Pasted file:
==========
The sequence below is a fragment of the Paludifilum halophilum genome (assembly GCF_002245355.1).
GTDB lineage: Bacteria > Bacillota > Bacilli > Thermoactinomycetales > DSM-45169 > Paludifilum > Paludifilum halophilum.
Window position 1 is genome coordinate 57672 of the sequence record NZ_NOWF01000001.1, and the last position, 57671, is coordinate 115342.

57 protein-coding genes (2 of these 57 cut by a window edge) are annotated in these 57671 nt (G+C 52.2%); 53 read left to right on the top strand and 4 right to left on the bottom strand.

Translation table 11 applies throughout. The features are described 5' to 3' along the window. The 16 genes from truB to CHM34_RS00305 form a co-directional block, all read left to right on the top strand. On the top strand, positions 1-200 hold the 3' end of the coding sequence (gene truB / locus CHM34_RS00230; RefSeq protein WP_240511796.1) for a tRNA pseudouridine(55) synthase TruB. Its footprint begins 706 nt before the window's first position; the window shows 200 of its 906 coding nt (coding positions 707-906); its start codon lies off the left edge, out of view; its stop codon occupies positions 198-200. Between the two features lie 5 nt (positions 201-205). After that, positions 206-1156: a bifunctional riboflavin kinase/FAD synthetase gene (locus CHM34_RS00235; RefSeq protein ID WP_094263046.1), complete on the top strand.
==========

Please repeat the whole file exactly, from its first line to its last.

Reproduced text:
The sequence below is a fragment of the Paludifilum halophilum genome (assembly GCF_002245355.1).
GTDB lineage: Bacteria > Bacillota > Bacilli > Thermoactinomycetales > DSM-45169 > Paludifilum > Paludifilum halophilum.
Window position 1 is genome coordinate 57672 of the sequence record NZ_NOWF01000001.1, and the last position, 57671, is coordinate 115342.

57 protein-coding genes (2 of these 57 cut by a window edge) are annotated in these 57671 nt (G+C 52.2%); 53 read left to right on the top strand and 4 right to left on the bottom strand.

Translation table 11 applies throughout. The features are described 5' to 3' along the window. The 16 genes from truB to CHM34_RS00305 form a co-directional block, all read left to right on the top strand. On the top strand, positions 1-200 hold the 3' end of the coding sequence (gene truB / locus CHM34_RS00230; RefSeq protein WP_240511796.1) for a tRNA pseudouridine(55) synthase TruB. Its footprint begins 706 nt before the window's first position; the window shows 200 of its 906 coding nt (coding positions 707-906); its start codon lies off the left edge, out of view; its stop codon occupies positions 198-200. Between the two features lie 5 nt (positions 201-205). After that, positions 206-1156: a bifunctional riboflavin kinase/FAD synthetase gene (locus CHM34_RS00235; RefSeq protein ID WP_094263046.1), complete on the top strand.